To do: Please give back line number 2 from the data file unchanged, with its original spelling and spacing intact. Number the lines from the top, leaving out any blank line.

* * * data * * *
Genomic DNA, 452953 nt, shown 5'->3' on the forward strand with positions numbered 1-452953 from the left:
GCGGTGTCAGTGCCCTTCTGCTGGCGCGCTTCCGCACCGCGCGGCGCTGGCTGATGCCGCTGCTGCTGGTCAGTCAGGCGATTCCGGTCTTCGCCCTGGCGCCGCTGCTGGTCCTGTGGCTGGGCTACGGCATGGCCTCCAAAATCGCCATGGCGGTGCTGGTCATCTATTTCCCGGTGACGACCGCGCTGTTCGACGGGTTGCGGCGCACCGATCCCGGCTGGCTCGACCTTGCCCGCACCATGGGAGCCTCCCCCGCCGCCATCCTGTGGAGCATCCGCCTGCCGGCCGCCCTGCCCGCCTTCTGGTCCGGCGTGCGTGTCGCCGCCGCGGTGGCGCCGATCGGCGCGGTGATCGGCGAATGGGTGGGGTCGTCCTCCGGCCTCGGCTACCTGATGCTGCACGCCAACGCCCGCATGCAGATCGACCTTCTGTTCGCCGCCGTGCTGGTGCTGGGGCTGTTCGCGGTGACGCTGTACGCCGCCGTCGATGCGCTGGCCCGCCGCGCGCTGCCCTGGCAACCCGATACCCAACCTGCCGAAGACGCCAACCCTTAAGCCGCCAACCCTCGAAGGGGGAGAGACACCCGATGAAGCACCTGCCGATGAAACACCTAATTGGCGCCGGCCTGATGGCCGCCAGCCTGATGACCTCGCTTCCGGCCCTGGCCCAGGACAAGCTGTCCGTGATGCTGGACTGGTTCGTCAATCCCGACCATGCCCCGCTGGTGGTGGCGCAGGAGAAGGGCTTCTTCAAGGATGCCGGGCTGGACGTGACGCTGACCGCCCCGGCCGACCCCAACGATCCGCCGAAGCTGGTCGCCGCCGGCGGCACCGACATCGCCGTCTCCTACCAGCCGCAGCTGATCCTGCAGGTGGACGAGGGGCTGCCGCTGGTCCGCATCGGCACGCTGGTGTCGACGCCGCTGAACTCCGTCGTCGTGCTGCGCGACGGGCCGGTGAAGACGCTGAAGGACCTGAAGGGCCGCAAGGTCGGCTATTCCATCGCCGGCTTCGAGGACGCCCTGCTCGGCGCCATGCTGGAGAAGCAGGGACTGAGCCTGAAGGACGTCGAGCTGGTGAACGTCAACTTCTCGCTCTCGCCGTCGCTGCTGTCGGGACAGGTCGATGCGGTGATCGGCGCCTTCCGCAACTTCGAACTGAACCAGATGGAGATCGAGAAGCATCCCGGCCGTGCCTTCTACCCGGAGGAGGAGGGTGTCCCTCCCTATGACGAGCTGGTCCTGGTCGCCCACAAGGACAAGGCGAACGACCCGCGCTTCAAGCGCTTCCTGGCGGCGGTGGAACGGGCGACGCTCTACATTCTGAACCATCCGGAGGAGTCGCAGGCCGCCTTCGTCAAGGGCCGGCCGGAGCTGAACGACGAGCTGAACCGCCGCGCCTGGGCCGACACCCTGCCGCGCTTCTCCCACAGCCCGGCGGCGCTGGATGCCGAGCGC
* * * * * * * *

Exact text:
GCGGTGTCAGTGCCCTTCTGCTGGCGCGCTTCCGCACCGCGCGGCGCTGGCTGATGCCGCTGCTGCTGGTCAGTCAGGCGATTCCGGTCTTCGCCCTGGCGCCGCTGCTGGTCCTGTGGCTGGGCTACGGCATGGCCTCCAAAATCGCCATGGCGGTGCTGGTCATCTATTTCCCGGTGACGACCGCGCTGTTCGACGGGTTGCGGCGCACCGATCCCGGCTGGCTCGACCTTGCCCGCACCATGGGAGCCTCCCCCGCCGCCATCCTGTGGAGCATCCGCCTGCCGGCCGCCCTGCCCGCCTTCTGGTCCGGCGTGCGTGTCGCCGCCGCGGTGGCGCCGATCGGCGCGGTGATCGGCGAATGGGTGGGGTCGTCCTCCGGCCTCGGCTACCTGATGCTGCACGCCAACGCCCGCATGCAGATCGACCTTCTGTTCGCCGCCGTGCTGGTGCTGGGGCTGTTCGCGGTGACGCTGTACGCCGCCGTCGATGCGCTGGCCCGCCGCGCGCTGCCCTGGCAACCCGATACCCAACCTGCCGAAGACGCCAACCCTTAAGCCGCCAACCCTCGAAGGGGGAGAGACACCCGATGAAGCACCTGCCGATGAAACACCTAATTGGCGCCGGCCTGATGGCCGCCAGCCTGATGACCTCGCTTCCGGCCCTGGCCCAGGACAAGCTGTCCGTGATGCTGGACTGGTTCGTCAATCCCGACCATGCCCCGCTGGTGGTGGCGCAGGAGAAGGGCTTCTTCAAGGATGCCGGGCTGGACGTGACGCTGACCGCCCCGGCCGACCCCAACGATCCGCCGAAGCTGGTCGCCGCCGGCGGCACCGACATCGCCGTCTCCTACCAGCCGCAGCTGATCCTGCAGGTGGACGAGGGGCTGCCGCTGGTCCGCATCGGCACGCTGGTGTCGACGCCGCTGAACTCCGTCGTCGTGCTGCGCGACGGGCCGGTGAAGACGCTGAAGGACCTGAAGGGCCGCAAGGTCGGCTATTCCATCGCCGGCTTCGAGGACGCCCTGCTCGGCGCCATGCTGGAGAAGCAGGGACTGAGCCTGAAGGACGTCGAGCTGGTGAACGTCAACTTCTCGCTCTCGCCGTCGCTGCTGTCGGGACAGGTCGATGCGGTGATCGGCGCCTTCCGCAACTTCGAACTGAACCAGATGGAGATCGAGAAGCATCCCGGCCGTGCCTTCTACCCGGAGGAGGAGGGTGTCCCTCCCTATGACGAGCTGGTCCTGGTCGCCCACAAGGACAAGGCGAACGACCCGCGCTTCAAGCGCTTCCTGGCGGCGGTGGAACGGGCGACGCTCTACATTCTGAACCATCCGGAGGAGTCGCAGGCCGCCTTCGTCAAGGGCCGGCCGGAGCTGAACGACGAGCTGAACCGCCGCGCCTGGGCCGACACCCTGCCGCGCTTCTCCCACAGCCCGGCGGCGCTGGATGCCGAGCGC